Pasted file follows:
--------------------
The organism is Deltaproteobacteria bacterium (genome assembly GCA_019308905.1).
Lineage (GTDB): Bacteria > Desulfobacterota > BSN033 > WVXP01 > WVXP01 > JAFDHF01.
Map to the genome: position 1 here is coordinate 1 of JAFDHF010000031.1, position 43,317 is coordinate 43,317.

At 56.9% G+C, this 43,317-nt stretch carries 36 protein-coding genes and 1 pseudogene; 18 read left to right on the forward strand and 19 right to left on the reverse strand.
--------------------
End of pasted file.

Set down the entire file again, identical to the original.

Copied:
The organism is Deltaproteobacteria bacterium (genome assembly GCA_019308905.1).
Lineage (GTDB): Bacteria > Desulfobacterota > BSN033 > WVXP01 > WVXP01 > JAFDHF01.
Map to the genome: position 1 here is coordinate 1 of JAFDHF010000031.1, position 43,317 is coordinate 43,317.

At 56.9% G+C, this 43,317-nt stretch carries 36 protein-coding genes and 1 pseudogene; 18 read left to right on the forward strand and 19 right to left on the reverse strand.